Accomplishing Your Long-Range Goals for Safety
Admit it: All of us want a model safety program worthy of our talent, efforts, planning, and management ability. We begin each cycle, whether quarterly or annually, with a plump list of programs and specifics to create the perfect safe working environment. Then, the reality spheres of time, cooperation, and funding set a collision course with our goals, and before we realize it, time has flown by and we are no closer than before. So the question is; how do we accomplish our long-range goals for safety?
Set goals, both long range and short. I have a laundry list of what I want our safety program to be in five years. I also know what our shortcomings are today. So I have three lists:
• One consists of long-term goals of a programmatic nature.
• The second list is short-term (3-6 months) goals, usually within one program that deals with specific hazards.
• The third list is for equipment and training needs.
Once you have these on paper, you can start working with the sections of each goal. Break each goal into parts that are "doable." One small task is easier to handle and finish than starting a new program from concept to completion at one time. Be realistic on funding and assistance. Funding usually is forecast years in advance, with small increments of increase. I typically "pad" my budget requests every year to include unexpected situations or new program implementation. I also always request assistance for seasoned office support to keep me organized (or try to, at any rate).
Also, throughout the year, if I save funds, I advise upper management (in writing) how much I saved and how I put the money to critical use. Never allow funds to sit and wait. Unfortunately, they will be scarfed up by another in the budget group.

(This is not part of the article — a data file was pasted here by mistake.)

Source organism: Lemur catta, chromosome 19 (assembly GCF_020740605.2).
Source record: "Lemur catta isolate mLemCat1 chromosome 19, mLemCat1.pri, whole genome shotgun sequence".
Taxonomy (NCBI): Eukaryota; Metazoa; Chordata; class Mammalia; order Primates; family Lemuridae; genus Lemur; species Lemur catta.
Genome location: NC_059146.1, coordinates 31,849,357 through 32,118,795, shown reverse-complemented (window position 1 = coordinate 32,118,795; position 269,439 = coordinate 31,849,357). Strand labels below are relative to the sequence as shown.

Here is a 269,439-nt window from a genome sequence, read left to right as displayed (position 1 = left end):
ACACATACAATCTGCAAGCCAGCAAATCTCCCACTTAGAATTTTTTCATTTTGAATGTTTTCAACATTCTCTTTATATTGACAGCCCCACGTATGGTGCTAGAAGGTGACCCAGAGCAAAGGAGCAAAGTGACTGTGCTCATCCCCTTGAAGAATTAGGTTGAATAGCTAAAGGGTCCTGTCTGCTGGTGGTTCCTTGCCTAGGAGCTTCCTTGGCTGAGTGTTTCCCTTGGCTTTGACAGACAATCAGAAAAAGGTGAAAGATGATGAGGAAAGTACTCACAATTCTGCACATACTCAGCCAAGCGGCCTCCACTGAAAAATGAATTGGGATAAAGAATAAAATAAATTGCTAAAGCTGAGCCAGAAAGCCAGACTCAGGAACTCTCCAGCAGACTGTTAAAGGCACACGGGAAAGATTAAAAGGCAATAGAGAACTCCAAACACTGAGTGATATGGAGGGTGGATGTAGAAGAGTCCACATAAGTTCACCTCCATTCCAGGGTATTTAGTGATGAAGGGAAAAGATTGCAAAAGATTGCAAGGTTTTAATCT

How to Get Help
Ask for help. (You never know, this time you may get it!) Request help in a short-term format, such as a temp. Ask for any "light duty" personnel with skills you can use. Also consider using enthusiastic employees, safety committee members, and university grad students who need work credits. When using temp help such as this, make sure the tasks are well-defined, short-term items. This avoids allowing the project to fall or short of completing or be dropped.
Keep the goals list in front of you. I even add these items to my calendar at varying times to "jog" my memory and keep me moving forward on these worthy items.
Work on elements that are important to the program overall! Also, consider what is really needed. Resolution of physical hazards takes priority over paper chases, in my opinion.
Each goal has an expected outcome and impact on the company. Make sure you keep upper management advised on your impact, both good and bad, on production. Planning means everything here; shutting down half the workforce for training in the busiest time of year may not be the best course of action. Think in terms of options!
We get so mired down in the mud of day-to-day safety activity that we tend to let time escape all too quickly. Your corporate management wants accountability in all areas, so when providing goals and objectives at the beginning, be kind to yourself. It is better to have only three to five goals that you will accomplish than to provide 30 and have just six accomplished at the end.
Safety goals are like a big jigsaw puzzle: Many small parts must be completed to see the big picture. As safety professionals, we must keep the work forever moving forward, even though we'll move faster at some times than others. You can do it! On our success depends each employee's life/workplace safety.